According to Wharton legal studies professor Kenneth L. The greater visibility, Shropshire argues, provides us with an opportunity to address these leadership challenges head on. Shropshire recently spoke with Knowledge Wharton about his new book, published by Wharton Digital Press, which addresses these and other issues, Sport Matters: Leadership, Power, and the Quest for Respect in Sports.
Listen to the podcast at the top of this page. An edited transcript of the conversation follows. There has been a rash of incidents involving all of the sports industry where we have seen a loss of respect. That is something that you talk a lot about in Sport Matters.
This has been a pretty dramatic year.
What has it been that has really changed within the fabric of sports that has contributed to this grand change in how people respect the games—or do not respect the games—at the professional level, at the college level and even at the Little League level?
The short answer might be money and … the striving for success. More deeply, what has brought this to our attention is how easy it is to get information out. If you think about Donald Sterling, the Atlanta Hawks owner [Bruce Levenson,] Ray Rice, the incidents have been exposed in a way that we never saw before.
Historically, Babe Ruth and Lou Gehrig may have been up to a lot of things, but we did not know about it. It is [the media] that has revealed this huge respect—or lack of respect—issue that occurs in so many levels of sport. One of the cases that you discuss in the book involves the Miami Dolphins and their hazing case, which is interesting because you spent time with the Dolphins talking with them about what happened and how they can effect change within their organization.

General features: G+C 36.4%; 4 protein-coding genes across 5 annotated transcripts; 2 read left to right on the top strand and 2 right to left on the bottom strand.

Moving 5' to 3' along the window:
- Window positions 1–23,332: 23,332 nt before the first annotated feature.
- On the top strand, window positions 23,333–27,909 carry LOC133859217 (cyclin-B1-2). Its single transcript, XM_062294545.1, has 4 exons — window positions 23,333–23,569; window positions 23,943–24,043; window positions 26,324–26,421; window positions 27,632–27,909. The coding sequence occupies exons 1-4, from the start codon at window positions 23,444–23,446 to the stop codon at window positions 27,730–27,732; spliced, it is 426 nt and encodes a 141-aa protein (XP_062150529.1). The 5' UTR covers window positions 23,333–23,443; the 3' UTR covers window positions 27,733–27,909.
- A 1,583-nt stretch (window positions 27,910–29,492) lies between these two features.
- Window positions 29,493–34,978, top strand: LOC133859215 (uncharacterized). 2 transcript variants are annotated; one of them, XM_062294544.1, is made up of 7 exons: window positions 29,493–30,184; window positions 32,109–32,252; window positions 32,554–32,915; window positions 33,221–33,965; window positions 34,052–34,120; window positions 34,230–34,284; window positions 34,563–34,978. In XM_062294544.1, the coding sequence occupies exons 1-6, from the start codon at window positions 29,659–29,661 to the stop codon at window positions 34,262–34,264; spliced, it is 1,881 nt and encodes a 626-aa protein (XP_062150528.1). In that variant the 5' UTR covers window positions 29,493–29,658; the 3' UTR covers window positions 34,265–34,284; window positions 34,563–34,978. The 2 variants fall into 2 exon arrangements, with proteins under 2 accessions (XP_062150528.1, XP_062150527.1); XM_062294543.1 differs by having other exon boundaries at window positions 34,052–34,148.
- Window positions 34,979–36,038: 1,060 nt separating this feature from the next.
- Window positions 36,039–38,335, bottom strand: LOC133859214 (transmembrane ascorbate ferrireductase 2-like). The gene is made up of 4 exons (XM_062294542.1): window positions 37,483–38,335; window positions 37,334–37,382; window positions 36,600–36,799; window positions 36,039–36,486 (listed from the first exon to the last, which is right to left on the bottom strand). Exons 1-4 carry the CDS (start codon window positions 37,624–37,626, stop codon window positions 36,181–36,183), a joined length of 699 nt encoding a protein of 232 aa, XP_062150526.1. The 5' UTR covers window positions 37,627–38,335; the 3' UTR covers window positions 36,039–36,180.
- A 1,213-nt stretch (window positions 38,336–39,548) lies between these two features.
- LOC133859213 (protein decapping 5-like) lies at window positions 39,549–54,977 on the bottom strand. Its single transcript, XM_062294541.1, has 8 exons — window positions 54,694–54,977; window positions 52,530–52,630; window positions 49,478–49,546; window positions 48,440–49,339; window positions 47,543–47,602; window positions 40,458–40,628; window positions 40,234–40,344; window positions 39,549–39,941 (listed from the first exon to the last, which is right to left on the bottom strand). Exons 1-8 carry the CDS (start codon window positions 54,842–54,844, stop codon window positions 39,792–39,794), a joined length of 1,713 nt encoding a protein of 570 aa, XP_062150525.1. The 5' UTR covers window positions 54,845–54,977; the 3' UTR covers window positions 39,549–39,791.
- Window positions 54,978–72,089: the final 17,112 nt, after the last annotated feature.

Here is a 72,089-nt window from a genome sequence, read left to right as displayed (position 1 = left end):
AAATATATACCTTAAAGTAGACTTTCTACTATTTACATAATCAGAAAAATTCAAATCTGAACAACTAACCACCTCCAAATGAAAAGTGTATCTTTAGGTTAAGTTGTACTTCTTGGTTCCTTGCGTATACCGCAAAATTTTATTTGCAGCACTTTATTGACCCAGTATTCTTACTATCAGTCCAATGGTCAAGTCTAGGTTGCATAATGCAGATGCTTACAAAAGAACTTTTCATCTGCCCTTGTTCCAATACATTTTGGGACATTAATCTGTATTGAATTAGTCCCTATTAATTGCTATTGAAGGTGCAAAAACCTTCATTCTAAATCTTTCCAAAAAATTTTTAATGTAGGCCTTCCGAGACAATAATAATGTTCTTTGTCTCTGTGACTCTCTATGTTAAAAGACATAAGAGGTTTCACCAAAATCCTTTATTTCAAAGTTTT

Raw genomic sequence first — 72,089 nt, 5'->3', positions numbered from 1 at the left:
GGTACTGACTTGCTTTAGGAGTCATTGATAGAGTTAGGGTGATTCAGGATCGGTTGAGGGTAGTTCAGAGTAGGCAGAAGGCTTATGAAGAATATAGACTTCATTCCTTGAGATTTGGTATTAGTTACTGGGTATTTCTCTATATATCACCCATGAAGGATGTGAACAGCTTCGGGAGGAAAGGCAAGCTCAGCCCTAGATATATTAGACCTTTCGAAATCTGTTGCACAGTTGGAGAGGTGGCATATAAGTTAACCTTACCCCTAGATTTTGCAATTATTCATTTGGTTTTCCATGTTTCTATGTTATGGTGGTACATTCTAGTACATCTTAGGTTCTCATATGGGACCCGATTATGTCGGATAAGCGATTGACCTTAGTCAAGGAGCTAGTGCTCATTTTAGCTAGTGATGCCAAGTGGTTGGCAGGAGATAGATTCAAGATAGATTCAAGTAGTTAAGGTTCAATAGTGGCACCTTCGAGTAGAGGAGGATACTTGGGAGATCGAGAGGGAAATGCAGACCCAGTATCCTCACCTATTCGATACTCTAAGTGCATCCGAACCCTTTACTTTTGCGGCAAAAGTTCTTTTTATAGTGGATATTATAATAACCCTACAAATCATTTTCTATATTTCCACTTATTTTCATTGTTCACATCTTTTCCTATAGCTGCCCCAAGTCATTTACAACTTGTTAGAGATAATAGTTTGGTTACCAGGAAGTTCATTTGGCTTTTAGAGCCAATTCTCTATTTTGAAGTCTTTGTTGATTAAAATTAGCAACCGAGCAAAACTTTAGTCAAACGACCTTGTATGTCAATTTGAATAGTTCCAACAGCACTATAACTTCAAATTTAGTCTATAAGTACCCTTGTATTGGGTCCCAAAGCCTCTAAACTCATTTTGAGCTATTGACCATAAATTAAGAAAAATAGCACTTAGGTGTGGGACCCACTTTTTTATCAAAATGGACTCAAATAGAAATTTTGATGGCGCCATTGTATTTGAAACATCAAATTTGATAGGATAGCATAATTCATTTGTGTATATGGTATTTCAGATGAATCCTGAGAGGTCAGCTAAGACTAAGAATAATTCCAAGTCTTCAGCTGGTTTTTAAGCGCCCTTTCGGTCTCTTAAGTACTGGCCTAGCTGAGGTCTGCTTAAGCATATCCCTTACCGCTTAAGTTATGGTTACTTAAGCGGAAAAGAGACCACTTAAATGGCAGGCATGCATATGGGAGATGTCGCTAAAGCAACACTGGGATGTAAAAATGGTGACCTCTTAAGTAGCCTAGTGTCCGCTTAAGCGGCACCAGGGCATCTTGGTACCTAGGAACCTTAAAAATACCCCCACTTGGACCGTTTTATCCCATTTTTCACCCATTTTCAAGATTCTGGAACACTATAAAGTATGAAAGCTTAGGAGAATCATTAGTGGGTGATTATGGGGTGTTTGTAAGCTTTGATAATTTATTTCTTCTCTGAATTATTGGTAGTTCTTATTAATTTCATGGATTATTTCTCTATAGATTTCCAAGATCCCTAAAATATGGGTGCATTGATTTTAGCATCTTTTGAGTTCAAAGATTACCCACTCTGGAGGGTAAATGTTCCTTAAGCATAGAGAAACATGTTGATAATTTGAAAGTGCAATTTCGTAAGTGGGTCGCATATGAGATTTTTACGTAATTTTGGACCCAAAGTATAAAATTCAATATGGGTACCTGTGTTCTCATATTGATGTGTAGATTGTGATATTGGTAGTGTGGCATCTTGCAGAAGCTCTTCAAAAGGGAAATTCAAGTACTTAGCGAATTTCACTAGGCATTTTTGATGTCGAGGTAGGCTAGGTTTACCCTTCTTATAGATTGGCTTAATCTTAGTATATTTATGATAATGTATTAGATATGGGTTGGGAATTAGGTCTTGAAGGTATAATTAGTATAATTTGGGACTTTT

I am still working with [owner] Steve Ross [but] not so much about the organization.
What he has done is really try to capture that moment—in the same way that I [have tried to do in] the book. How can you positively take the things that happen in sport and improve society?
How can you deliver the messages—and his focus is really at the youngest age—to kids and say, hey, if you are going to participate in sport, here are some other lessons you need to learn as well and you need to carry forward into life….
One of the things that we have struggled with as I have worked with him is it is not too difficult to think about how to work with kids and get them to understand all these important lessons about diversity, inclusion, respect and equality.
But how do you do it with adults? So we know what goes on there in a way that we did not know [before].After writing my latest book, Aaker on Branding, a book that contains an overview of 20 key branding principles, I included an epilogue that identifies 10 additional branding challenges to keep in mind as you work to build your initiativeblog.com you are involved with building a brand or brand portfolio, you will benefit from appraising how you are facing each of the challenges.
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